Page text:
It was complicated between me and mom. She was caring but not particularly loving. She was joyful but wouldn’t express joy with her kids. She made several bad choices but was ruthless about the choices her children made. She loved us but I don’t ever recall a hug. She didn’t understand the difference between pushing and aiding development.
Yet her kids grew up loving her and respectful of her. She was very smart and unlike her brothers and sisters didn’t graduate from college. Her mom and her aunts became ill and my mom took care of them. She was a brilliant cook and in that most verbal of families, New York Jews, expressed her love in the cooking and was rarely verbal.
Mom believed in causes that helped the common person. She worked toward a fair world and was embittered by the results. She helped developing the family’s UFW support into parties. On weekends we would all boycott doe the Farmworkers and then invite the leadership home. The kids who gave of themselves to help others. And she cooked and she cooked and they ate it all.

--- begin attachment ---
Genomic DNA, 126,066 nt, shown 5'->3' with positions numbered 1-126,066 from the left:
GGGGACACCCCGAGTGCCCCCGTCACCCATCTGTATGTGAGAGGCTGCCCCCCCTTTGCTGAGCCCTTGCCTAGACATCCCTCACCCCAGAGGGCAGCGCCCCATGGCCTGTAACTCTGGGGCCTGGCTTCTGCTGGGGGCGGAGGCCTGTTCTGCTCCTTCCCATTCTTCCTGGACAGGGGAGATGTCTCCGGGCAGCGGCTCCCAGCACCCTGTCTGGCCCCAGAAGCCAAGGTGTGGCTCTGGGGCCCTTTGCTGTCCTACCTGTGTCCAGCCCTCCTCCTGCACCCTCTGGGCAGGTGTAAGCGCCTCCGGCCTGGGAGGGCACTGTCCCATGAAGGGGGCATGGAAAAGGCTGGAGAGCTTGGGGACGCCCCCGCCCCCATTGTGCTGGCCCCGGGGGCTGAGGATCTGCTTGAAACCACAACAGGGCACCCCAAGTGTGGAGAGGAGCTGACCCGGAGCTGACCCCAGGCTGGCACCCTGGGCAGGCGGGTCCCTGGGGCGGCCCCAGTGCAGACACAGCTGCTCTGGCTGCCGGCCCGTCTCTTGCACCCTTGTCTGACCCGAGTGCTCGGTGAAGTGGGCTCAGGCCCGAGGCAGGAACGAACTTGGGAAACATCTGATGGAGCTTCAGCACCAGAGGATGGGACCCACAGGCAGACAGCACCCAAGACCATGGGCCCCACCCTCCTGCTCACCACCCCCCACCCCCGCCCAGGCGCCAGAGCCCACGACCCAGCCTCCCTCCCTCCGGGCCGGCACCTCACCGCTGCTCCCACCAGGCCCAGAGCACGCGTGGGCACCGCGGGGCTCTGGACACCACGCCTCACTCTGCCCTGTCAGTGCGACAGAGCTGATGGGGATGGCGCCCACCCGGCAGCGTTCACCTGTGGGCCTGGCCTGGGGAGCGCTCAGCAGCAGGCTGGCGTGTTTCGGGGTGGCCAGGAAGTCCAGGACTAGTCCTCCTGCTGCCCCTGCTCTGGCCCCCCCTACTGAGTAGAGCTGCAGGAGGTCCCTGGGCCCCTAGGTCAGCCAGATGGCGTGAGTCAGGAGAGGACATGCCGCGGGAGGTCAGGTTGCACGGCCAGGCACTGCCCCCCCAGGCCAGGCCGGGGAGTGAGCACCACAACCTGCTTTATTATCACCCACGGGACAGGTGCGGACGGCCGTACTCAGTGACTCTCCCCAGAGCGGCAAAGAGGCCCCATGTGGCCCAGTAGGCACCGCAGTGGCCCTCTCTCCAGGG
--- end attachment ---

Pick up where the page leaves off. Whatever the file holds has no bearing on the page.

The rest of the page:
I don’t know why or how she did it but I’d come home after hearing an interesting new theory and she knew all about it and would discuss it with me. Some of the movements of today my mom introduced into our family as our practice decades and decades ago.
She was trained in the classical violin and conducted the Brooklyn College Orchestra ad wrote a symphony. But she let us kids, at least Faith and me, Faith with the piano and me with the clarinet play our instruments and she’d save to get us our musical instruments. I think it broke her heart when she gave up music and I don’t know why. I never hear my mother play the violin, express her joy.
She loved my father with all her heart and missed him so very much when he was away even when she was angry with him. My Dad died first and then my Mom, young for these days, both heavy, heavy smokers dying of lung cancer.